https://www.accessdata.fda.gov/scripts/cdrh/cfdocs/cfmaude/detail.cfm?mdrfoi__id=8516917
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dennis100
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« Reply #692 on: May 14, 2019, 12:43:00 AM »

Model Number 302-20
Device Problems Fluid Leak; Fracture
Event Date 03/08/2017
Event Type  Malfunction   
Event Description
It was initially reported the patient was referred for vns generator replacement surgery due to normal battery depletion. During the generator replacement surgery, the lead was found to have a broken sheath, leaving the wire open and high impedance was observed. Due to the broken sheath and high impedance, the lead was replaced, and the generator was replaced due to the normal end of battery life. It was noted that full lead extraction was unsuccessful; therefore, the new lead was placed beside the old lead. There were no consequences post-surgery. The lead and the generator are expected to be returned to the manufacturer for analysis; however, they have not been received to date.
 
Event Description
Product analysis was completed on the returned lead portion. Note that the electrodes were not returned for analysis, and therefore a complete evaluation could not be performed on the entire lead product. An abraded opening on the outer silicone tubing and abraded openings in the same location on both of the inner silicone tubes most likely provided the leakage path for what appeared to have once been body fluids in the outer and both outer silicone tubes. Due to the appearance of these findings, the cause may be related to patient manipulation, as the lead was also twisted in several areas. Although set screw marks were observed near the end of the connector pin and indentations were observed on the rear end of the small front o-ring ¿ which indicate the lead had not been fully inserted into the generator at one point in time ¿ there are additional set screw marks found on the lead connector pin in a typical location. Furthermore, programming data showed that lead impedance was within normal limits for at least three years after the previous implant surgery. Besides these observations, the condition of the returned lead portion was consistent with conditions that typically exist following an explant procedure. No obvious anomalies were noted. Continuity checks of the returned lead portion were performed, and no discontinuities were identified. There is no evidence to suggest the presence of discontinuities in the returned portion of the device which may have contributed to the high impedance, although the entire lead was not returned for analysis.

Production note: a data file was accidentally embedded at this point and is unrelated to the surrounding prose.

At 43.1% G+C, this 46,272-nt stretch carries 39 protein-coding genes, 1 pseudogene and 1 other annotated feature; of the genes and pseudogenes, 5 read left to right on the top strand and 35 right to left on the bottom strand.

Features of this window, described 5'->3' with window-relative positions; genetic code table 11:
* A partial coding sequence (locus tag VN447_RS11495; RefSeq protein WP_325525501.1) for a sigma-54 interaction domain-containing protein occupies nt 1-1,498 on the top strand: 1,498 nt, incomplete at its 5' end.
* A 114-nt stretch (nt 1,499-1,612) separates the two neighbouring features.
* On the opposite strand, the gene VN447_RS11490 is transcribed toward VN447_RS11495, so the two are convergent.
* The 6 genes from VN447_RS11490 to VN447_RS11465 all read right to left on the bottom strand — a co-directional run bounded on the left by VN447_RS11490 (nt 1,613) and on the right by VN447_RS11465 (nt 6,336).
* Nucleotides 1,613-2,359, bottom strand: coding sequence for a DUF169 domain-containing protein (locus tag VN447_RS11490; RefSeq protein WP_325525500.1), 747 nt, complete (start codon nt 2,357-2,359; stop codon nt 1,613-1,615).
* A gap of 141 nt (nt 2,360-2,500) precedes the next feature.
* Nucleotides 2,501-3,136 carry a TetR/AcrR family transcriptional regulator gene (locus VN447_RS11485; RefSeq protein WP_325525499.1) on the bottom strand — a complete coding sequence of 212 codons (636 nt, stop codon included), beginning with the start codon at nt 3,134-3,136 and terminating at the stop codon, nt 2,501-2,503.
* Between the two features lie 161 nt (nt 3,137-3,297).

https://www.accessdata.fda.gov/scripts/cdrh/cfdocs/cfmaude/detail.cfm?mdrfoi__id=6471823
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dennis100
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« Reply #693 on: May 14, 2019, 12:43:46 AM »

Model Number 104
Device Problem Adverse Event Without Identified Device or Use Problem
Event Date 12/08/2016
Event Type  Injury   
Event Description
The nurse practioner is referring patient for full revision due to migration. Replacement was stated to be necessary because patient's current vns has migrated to the edge of the chest wall, rendering access very difficult. No known surgical interventions have occurred to date. Additional relevant information has not been received to date.
 
Event Description